Identity and Access Management (IAM) is key capability of any public cloud. It sets the framework for defining authentication and access control policies for its users. In this post I compare IAM models of AWS and Google Cloud Platform.
AWS IAM has notion of identities, resources, permissions, and policies. There are three types of identities – users, groups, and roles. A resource is any AWS resource such as S3 bucket, DynamoDB table, RDS instance, etc. A permission defines who has access to a resource and what actions they can do on it under what conditions. Permissions can be associated with identities, or they can be associated with resources. A policy is a document that establishes this association.
User’s effective permissions are union of the following: permissions directly granted to the user, permissions granted to all the groups that the user is part of, and all the resources that identify the user as a principal in their resource-based policies.
There are permissions that control who can assume a role. When a user assumes a role, user’s own permissions are temporarily masked/removed. The user only gets permissions associated with that role during the time the user is part of the role.
When an application runs on AWS (say on a EC2 instance or as a container on ECS cluster), it runs with either the effective permissions of the user whose access keys are used to deploy the application, or the role permissions corresponding to the role that the user has assumed. There is also a notion of special service role for each AWS service. This role needs to be granted to AWS service so that it can perform actions on behalf of the running application. For EC2 this role is encapsulated in the instance profile policy. This role is passed to the EC2 instances spawned for running an application.
GCP IAM also has notion of identities, resources, permissions, roles, and policies. Identity is one of the following: Google account, service account, Google group, G suite domain, Cloud Identity domain. In contrast to AWS, permissions cannot be directly associated with a user (i.e. a google account). Instead, permissions are always associated with roles. Users gain permissions by being added to roles. A policy establishes relationship between users and roles.
A role is a collection of permissions. There are three types of roles – primitive roles, predefined roles, and custom roles. There are three primitive roles defined in GCP: Owner, Editor, and Viewer. Predefined roles encapsulate fine-grained permissions as compared to the primitive roles and are available for each Google Cloud platform resource.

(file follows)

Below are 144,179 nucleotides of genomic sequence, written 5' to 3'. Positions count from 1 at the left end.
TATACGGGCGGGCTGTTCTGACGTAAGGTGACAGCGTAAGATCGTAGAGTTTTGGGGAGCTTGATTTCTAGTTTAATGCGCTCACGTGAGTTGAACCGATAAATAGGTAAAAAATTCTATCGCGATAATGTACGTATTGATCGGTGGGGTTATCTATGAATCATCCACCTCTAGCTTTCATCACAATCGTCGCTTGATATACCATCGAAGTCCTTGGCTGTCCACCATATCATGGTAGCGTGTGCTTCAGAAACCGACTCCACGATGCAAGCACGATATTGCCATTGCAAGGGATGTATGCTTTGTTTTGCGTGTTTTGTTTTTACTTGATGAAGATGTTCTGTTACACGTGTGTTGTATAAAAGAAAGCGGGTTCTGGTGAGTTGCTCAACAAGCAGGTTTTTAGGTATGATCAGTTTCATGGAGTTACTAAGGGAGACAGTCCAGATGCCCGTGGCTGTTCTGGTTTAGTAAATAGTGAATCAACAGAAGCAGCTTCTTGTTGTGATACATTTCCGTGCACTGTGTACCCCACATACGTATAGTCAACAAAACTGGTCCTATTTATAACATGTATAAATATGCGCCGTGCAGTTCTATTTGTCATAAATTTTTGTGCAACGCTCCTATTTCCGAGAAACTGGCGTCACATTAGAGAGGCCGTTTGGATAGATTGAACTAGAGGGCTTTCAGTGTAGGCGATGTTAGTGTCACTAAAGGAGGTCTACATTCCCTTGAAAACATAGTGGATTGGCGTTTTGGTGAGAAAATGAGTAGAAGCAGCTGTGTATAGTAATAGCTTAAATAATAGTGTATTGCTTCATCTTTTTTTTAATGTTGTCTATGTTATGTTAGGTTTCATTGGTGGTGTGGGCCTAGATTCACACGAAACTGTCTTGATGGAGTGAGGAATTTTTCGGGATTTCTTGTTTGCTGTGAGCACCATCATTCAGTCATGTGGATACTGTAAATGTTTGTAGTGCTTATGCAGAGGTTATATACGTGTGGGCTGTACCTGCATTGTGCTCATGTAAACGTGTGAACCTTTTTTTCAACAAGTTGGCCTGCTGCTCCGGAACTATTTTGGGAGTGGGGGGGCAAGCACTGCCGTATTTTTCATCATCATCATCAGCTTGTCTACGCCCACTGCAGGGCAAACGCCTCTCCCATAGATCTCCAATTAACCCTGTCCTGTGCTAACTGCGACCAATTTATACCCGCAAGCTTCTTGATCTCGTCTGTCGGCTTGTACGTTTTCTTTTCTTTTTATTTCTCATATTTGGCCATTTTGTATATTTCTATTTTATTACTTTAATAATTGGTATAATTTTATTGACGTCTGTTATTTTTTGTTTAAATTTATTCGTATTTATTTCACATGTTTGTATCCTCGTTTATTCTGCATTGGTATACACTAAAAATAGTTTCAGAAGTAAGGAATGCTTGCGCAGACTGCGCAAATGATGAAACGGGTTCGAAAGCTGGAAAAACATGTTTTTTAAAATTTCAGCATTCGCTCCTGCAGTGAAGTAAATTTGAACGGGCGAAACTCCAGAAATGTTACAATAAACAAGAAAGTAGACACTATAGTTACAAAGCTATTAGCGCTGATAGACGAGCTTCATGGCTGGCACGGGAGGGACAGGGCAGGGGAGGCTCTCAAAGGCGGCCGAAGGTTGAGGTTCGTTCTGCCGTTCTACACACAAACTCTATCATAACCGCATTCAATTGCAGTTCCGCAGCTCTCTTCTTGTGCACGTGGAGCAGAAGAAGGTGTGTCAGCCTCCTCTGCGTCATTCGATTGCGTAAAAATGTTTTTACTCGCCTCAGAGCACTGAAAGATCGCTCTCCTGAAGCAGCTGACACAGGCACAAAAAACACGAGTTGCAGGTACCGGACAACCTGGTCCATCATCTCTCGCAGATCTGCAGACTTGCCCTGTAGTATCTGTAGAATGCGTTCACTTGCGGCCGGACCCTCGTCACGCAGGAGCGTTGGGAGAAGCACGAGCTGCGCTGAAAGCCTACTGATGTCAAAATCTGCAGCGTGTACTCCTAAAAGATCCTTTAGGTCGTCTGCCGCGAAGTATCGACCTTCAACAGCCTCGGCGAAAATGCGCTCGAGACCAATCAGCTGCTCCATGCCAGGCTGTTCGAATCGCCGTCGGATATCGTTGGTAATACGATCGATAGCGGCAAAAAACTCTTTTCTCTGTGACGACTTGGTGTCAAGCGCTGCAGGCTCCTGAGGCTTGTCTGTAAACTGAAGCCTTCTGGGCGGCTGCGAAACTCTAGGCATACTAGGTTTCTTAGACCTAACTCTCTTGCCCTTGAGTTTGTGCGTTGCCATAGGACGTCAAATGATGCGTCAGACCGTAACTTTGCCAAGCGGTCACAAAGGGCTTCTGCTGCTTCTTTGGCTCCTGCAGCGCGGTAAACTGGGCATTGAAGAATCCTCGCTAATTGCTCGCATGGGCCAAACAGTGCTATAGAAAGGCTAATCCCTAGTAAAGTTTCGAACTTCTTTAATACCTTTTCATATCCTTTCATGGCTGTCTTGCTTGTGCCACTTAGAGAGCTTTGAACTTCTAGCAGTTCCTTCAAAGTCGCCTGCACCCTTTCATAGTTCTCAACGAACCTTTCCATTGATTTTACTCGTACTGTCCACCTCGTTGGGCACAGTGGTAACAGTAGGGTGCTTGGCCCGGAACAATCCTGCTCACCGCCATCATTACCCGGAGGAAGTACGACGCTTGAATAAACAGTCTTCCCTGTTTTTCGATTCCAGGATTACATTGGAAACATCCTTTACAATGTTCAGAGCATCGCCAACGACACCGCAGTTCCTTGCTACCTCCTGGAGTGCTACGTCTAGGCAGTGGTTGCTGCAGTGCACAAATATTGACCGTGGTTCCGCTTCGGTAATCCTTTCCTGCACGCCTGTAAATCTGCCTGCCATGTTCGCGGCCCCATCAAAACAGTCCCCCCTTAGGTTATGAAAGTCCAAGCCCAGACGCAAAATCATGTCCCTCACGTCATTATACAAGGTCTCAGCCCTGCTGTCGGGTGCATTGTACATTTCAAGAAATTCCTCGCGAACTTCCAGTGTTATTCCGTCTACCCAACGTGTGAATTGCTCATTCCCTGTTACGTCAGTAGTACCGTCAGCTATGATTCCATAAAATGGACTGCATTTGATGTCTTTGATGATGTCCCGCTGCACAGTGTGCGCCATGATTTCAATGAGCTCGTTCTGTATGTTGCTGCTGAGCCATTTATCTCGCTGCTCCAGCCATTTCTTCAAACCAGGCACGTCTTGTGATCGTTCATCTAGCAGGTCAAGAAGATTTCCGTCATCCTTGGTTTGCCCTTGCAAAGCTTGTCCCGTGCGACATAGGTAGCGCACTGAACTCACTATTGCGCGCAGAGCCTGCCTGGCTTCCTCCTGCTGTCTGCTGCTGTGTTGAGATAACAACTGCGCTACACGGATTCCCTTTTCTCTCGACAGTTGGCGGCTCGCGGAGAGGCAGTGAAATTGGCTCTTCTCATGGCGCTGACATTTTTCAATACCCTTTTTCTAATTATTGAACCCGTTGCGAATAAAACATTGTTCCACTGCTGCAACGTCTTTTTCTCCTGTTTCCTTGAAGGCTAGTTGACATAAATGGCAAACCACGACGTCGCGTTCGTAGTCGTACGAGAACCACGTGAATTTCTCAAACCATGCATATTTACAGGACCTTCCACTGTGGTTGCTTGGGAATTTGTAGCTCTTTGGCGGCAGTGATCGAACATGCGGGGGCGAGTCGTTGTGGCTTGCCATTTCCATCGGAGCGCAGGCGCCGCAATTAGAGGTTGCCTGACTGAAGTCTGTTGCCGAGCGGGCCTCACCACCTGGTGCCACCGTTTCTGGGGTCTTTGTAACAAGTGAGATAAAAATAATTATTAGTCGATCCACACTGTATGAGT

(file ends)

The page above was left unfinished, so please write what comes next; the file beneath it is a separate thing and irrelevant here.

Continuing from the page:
Resources in GCP are organized in a hierarchy. The top-most level is of ‘organization’. An organization can contain one or more ‘projects’. Each project can define one or more GCP resources (such as a Cloud SQL instance, or a Google App Engine app). Policies can be set at any level of resource hierarchy. Children resources inherit parent’s policies. Policies at the children cannot be restrictive than what are defined at the parent level. Effective policy of a resource is union of: policies of that resource, all the policies of the project, and all the policies of the organization.
I have given very brief overview of the two models above. You can find much more details on the linked documentation.
Between the two models, I feel GCP’s model is bit simpler to understand. First, in GCP permissions only exist on roles. In contrast, in AWS permissions can be associated with identities and resources. But it is difficult to say whether this allows AWS permission model to be more comprehensive as compared to GCP model.
Second, the notion of a role in GCP is much more closer to the definition of role in traditional Role-based access control (RBAC) models. This enables GCP to support advanced security policies such as separation-of-duties through its notion of predefined and custom roles. In contrast, AWS’s role enactment model leads to a user temporarily relinquishing its own permissions and only gaining permissions of the role. While this is in keeping with the general spirit of RBAC – that a user once admitted to a role will have only permissions associated with that role; the fact that users themselves can have permissions, but which temporarily get blocked when being in a role can come across as a surprise initially. Another ramification of this is that policies such as separation-of-duty cannot be easily defined. They need to be defined through a combination of maintaining separate accounts, and defining user, group, and resource-level policies.
Overall, both models seem to have enough power to capture most of the authentication and authorization needs of common cloud application use-cases. Of course, it will be instructive for someone to actually formally compare them.